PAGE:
Just before Christmas, the 10400 block of Kling Street in Toluca Lake transforms into a winter wonderland. “We moved to Kling Street back in 2014, and that first Christmas Eve morning I awoke, looked out my window and saw our neighbors’ house with snow on the lawn, kids sledding, children selling coffee and pastries, and all our neighbors walking by to visit,” remembers Laura Scuticchio. “That’s when I knew we had found an extraordinary neighborhood.”
This annual fundraising event is extraordinary in many ways — its longevity, 15 years and counting; its organizers and volunteers, made up of more than 60 children and family members collectively known as the Kling Street Kids; and its positive impact, having generated a total of more than $182,000 for Children’s Hospital Los Angeles. Above all, it’s a community phenomenon that brings local residents and businesses together for a good cause, with plenty of fun along the way.
“I absolutely think Kling Street Kids is a perfect representation of Toluca Lake,” says Cady Stark, the event’s co-founder. “It showcases the close-knit community that is just as engaged and passionate about the holiday season as it is about giving back and charity. It is amazing to live in as big a city as Los Angeles, but still find a neighborhood that is so connected and supportive of one another.”
Kling Street Kids began in 2002, when Cady and her older sister, Callie, were just 7 and 9 years old. Wanting to help cheer up children who had to spend the holiday season sick in the hospital, they considered raising money by hosting a lemonade stand, but their parents encouraged them to think bigger. With a couple of neighborhood friends, the girls organized a two-day bake sale offering coffee (donated by the local Starbucks), doughnuts, hot chocolate and pizza, which collected more than $500 for the Make-A-Wish Foundation. The next year, Krispy Kreme and Trader Joe’s also contributed, and the kids nearly quadrupled their fundraising. They decided to give the money to Children’s Hospital and began a new tradition of visiting on Christmas Eve to deliver the donations directly. This is always the highlight of the day, says Cady. “We’ve seen a lot of friends and family affected by sickness, so it is really rewarding to be able to bring some light to people in a pretty dark place.”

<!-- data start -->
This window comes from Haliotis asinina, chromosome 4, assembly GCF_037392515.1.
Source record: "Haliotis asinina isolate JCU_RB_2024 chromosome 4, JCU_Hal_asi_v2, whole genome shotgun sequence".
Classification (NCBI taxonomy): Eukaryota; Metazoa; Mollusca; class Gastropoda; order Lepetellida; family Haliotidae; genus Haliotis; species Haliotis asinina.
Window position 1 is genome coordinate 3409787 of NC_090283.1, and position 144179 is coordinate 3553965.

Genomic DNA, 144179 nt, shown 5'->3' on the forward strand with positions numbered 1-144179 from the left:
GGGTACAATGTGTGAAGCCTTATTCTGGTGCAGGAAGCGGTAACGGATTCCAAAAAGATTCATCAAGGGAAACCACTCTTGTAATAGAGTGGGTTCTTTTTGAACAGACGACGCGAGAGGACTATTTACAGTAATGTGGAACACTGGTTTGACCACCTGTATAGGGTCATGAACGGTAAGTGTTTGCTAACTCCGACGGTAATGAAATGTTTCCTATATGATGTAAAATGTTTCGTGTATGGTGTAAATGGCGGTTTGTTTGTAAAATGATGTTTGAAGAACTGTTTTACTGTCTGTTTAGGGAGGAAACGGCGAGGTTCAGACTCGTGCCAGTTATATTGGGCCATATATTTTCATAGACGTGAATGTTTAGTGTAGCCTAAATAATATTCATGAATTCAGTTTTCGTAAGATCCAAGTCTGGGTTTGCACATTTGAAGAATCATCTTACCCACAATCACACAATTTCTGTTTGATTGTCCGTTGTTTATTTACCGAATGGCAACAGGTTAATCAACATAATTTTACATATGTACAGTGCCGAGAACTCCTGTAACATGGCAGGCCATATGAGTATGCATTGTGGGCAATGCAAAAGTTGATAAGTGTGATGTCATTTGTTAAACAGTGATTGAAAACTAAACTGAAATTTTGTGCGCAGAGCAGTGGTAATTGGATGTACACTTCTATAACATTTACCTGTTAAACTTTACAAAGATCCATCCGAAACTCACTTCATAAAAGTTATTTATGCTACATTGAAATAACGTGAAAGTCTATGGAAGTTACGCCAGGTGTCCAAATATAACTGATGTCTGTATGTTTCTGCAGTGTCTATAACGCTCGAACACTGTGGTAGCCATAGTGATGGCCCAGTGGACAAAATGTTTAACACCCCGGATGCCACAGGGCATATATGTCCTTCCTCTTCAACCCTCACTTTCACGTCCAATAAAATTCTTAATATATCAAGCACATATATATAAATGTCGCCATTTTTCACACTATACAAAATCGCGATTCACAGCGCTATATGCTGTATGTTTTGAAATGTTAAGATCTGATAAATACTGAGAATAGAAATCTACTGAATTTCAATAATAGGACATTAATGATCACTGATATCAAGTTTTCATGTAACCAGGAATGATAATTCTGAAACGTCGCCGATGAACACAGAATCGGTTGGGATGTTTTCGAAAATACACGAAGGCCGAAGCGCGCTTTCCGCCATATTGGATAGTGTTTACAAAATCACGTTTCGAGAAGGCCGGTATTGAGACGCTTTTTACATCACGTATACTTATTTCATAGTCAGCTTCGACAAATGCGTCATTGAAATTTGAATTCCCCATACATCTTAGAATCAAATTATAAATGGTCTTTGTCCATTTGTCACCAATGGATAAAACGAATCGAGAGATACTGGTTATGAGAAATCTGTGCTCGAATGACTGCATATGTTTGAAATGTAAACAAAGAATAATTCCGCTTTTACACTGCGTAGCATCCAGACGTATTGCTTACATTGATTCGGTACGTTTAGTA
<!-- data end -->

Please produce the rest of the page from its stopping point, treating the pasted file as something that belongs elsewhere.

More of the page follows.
Kling Street Kids has grown year by year, with additions including a host of sponsors, a silent auction, 10 tons of snow, live music, train rides, face painting, homemade baked goods and holiday gifts, and the opportunity to sponsor a stuffed animal and write a personal note for a child spending the holidays at Children’s Hospital. The event has been recognized with an array of awards, featured widely in the media, and attended by celebrities and dignitaries. Yet its core focus remains “Kids Helping Kids.” With the original “kids” now young adults moving on to college and careers, the Starks are passing the reins to a new generation of neighbors. The Scuticchio, Barron and Davis families have taken on the responsibility of planning, coordinating, securing donations and getting the word out, a process that typically begins as early as September.
Cady says that organizing Kling Street Kids has taught her “hard work, leadership, patience and appreciation,” and the neighborhood parents agree it’s been an invaluable experience for their children. “One of my favorite parts is watching the kids get so involved and excited about volunteering to help run the event,” says Kara Barron, whose family has participated since 2015. “Giving back to the community and being part of something bigger — this is something that I always wanted to teach my kids and share with them.”
The lessons extend both ways, says Cady and Callie’s father, Steve Stark. “Thanks to this event and my children, I know all of our neighbors. I can’t tell you how many people I meet every year who tell me that they’ve been bringing their kids to this event for over a decade and have watched their children grow up here.”
For 2017, the Kling Street Kids are consolidating the event into a single super-sized day on December 23 from 9 a.m. to 3:30 p.m., which will be full of familiar favorites and new surprises. All are welcome to volunteer or attend; visit www.klingstreetkids.org for details.